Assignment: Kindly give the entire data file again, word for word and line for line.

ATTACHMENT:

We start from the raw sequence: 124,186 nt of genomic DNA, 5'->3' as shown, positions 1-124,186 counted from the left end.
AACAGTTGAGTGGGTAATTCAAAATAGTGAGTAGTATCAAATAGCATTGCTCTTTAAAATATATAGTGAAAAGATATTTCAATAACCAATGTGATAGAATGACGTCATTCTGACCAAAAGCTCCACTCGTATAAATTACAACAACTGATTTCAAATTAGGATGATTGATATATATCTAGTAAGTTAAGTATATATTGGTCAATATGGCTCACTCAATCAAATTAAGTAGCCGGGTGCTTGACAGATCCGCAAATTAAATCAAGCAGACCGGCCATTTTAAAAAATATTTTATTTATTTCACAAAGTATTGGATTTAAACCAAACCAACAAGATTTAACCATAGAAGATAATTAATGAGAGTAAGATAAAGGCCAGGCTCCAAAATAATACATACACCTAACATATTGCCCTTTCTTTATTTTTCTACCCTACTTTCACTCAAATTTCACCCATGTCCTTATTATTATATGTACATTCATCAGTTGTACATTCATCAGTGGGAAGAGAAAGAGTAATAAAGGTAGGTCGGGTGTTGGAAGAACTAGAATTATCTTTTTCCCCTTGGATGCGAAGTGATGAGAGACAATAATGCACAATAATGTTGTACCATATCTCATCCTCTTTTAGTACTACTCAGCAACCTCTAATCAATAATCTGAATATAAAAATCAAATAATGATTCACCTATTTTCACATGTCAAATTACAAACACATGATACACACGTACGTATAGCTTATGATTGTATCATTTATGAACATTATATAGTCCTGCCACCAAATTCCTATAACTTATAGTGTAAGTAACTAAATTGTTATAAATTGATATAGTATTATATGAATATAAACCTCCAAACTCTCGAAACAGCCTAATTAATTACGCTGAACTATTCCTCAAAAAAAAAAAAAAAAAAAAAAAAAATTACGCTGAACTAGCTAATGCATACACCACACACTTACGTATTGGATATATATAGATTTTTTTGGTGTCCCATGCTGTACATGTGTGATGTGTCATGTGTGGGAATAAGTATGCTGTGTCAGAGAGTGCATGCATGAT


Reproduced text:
We start from the raw sequence: 124,186 nt of genomic DNA, 5'->3' as shown, positions 1-124,186 counted from the left end.
AACAGTTGAGTGGGTAATTCAAAATAGTGAGTAGTATCAAATAGCATTGCTCTTTAAAATATATAGTGAAAAGATATTTCAATAACCAATGTGATAGAATGACGTCATTCTGACCAAAAGCTCCACTCGTATAAATTACAACAACTGATTTCAAATTAGGATGATTGATATATATCTAGTAAGTTAAGTATATATTGGTCAATATGGCTCACTCAATCAAATTAAGTAGCCGGGTGCTTGACAGATCCGCAAATTAAATCAAGCAGACCGGCCATTTTAAAAAATATTTTATTTATTTCACAAAGTATTGGATTTAAACCAAACCAACAAGATTTAACCATAGAAGATAATTAATGAGAGTAAGATAAAGGCCAGGCTCCAAAATAATACATACACCTAACATATTGCCCTTTCTTTATTTTTCTACCCTACTTTCACTCAAATTTCACCCATGTCCTTATTATTATATGTACATTCATCAGTTGTACATTCATCAGTGGGAAGAGAAAGAGTAATAAAGGTAGGTCGGGTGTTGGAAGAACTAGAATTATCTTTTTCCCCTTGGATGCGAAGTGATGAGAGACAATAATGCACAATAATGTTGTACCATATCTCATCCTCTTTTAGTACTACTCAGCAACCTCTAATCAATAATCTGAATATAAAAATCAAATAATGATTCACCTATTTTCACATGTCAAATTACAAACACATGATACACACGTACGTATAGCTTATGATTGTATCATTTATGAACATTATATAGTCCTGCCACCAAATTCCTATAACTTATAGTGTAAGTAACTAAATTGTTATAAATTGATATAGTATTATATGAATATAAACCTCCAAACTCTCGAAACAGCCTAATTAATTACGCTGAACTATTCCTCAAAAAAAAAAAAAAAAAAAAAAAAAATTACGCTGAACTAGCTAATGCATACACCACACACTTACGTATTGGATATATATAGATTTTTTTGGTGTCCCATGCTGTACATGTGTGATGTGTCATGTGTGGGAATAAGTATGCTGTGTCAGAGAGTGCATGCATGAT